We have also had references to France by various Ministers but the answer was made perfectly clear from this side of the House by Deputy Sir Anthony Esmonde. Since the war, France has been torn, first of all, by an active substantial communist element which was determined to ensure, so far as it was able, that the parliamentary system in France would not work and, as anyone who knows or studies the position will agree, it was that, primarily, which prevented parliamentary government in France from operating properly since the war — that, and the other difference which there was between the French system of government and the system we know. The other difference is that in France Governments could fall without a general election following. When you have that position you get, as they got there, some irresponsible voting, but irresponsible voting arising, not from P.R., but because there was not the appropriate dissolution if a Government were beaten.

We have always had the other position here, and rightly so, and I hope no matter what system there may be in the future that position will always be maintained. In passing, may I flatly contradict something said by the Minister for Finance on that issue to-night? The Minister said that the Taoiseach in the inter-Party Government had given an undertaking, on the formation of one of the inter-Party Governments, that there would be no general election for 18 months if an inter-Party Government were formed. That is not true.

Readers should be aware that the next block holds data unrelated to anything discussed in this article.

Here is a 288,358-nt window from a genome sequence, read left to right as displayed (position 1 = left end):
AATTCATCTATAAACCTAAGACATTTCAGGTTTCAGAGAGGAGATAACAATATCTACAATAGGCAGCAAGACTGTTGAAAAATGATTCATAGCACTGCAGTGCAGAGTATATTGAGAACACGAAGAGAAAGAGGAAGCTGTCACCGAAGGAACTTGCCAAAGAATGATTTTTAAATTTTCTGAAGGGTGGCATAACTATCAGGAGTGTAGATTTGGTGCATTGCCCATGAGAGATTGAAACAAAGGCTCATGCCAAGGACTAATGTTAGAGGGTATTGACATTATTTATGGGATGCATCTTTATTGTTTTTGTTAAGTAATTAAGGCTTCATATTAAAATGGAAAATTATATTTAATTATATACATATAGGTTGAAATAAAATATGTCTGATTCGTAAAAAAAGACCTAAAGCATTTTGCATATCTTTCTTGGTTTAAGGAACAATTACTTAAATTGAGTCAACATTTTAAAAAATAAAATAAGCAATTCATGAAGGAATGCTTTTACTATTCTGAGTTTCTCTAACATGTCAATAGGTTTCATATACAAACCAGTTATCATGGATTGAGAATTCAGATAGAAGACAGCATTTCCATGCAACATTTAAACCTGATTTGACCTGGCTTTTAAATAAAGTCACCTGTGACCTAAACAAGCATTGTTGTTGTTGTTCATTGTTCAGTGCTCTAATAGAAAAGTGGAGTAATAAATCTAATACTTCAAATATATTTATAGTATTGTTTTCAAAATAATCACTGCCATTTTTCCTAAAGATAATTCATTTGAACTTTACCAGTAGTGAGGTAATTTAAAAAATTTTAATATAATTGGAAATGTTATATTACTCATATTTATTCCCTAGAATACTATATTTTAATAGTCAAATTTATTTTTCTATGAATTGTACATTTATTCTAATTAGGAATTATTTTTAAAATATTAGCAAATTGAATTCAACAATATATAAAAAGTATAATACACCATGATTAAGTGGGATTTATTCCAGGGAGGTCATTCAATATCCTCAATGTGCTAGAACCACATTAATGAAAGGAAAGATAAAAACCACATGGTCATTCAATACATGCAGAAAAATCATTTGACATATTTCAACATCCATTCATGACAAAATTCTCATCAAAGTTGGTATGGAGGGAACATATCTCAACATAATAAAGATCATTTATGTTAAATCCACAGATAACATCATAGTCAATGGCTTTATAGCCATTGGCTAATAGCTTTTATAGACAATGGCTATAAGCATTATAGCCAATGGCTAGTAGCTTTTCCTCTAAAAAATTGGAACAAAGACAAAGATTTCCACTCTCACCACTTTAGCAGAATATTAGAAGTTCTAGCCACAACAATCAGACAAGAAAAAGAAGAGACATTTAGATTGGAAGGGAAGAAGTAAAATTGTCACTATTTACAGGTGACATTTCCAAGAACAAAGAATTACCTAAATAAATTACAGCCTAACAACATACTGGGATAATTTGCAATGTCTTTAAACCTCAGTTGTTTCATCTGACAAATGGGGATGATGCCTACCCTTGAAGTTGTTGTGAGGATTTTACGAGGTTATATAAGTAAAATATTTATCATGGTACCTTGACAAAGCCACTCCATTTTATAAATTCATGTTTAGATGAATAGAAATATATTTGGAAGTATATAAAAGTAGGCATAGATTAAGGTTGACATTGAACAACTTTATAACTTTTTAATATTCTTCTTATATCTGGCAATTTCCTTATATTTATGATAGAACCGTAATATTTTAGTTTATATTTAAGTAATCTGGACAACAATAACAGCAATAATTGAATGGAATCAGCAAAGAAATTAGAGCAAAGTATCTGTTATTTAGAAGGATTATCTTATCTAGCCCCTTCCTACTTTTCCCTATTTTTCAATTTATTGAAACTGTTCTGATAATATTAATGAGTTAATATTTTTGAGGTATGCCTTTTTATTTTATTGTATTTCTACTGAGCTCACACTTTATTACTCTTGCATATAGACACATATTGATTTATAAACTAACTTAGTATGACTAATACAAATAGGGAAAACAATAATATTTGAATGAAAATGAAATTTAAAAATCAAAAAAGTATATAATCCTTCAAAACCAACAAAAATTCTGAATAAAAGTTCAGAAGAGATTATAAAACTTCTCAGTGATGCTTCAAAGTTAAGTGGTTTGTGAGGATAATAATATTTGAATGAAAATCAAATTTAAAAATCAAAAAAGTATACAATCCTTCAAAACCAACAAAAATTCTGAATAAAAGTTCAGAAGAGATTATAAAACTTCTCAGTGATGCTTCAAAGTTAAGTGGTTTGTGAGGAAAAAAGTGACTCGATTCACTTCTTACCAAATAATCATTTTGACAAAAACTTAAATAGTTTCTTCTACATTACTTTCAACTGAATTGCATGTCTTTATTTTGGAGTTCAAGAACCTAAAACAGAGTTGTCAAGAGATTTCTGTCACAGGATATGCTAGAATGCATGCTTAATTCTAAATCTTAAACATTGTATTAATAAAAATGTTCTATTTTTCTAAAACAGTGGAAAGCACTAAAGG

In fact, it is the first time I have ever heard it even alleged — but whether it is alleged now at this late hour by the Minister for Finance or not, I want to say flatly that it is untrue, that it has no foundation in fact and is purely a figment of the imagination of the Minister for Finance or of somebody who put it into his mind, unless, of course, the Minister misunderstood the Taoiseach, unless he was thinking of the arrangement that we heard trotted out in this House by Deputy de Valera as Taoiseach in 1951 when he gave, according to what was alleged here, an undertaking to members of the "busted flush" that he would not have an election for a considerable period, if only they would agree to support them on that occasion.

The only other reference I want to make to-night to countries other than our own is to the situation as it arose in Britain on two occasions. We are told all the time that the introduction of the single seat constituency and the single vote inevitably will mean a Government with a substantial majority and that one of the benefits that will arise inevitably must be a substantial majority for a Government to put through its work. A very small amount of research indicates that, across the water, that has not always been the case. For example, in their House of 624 in 1950, there was a majority of only six — less even than the small majority here from 1948 to 1950, when one considers the proportionate strength of the Houses. Again, in 1951, after the general election of that year, the result there was that one side had 321 seats against 303 — only 18 of a majority, again out of 624. That is a percentage which surely does not lend point to the argument and to the case purported to be made in respect of that as a reason why we should pass this measure.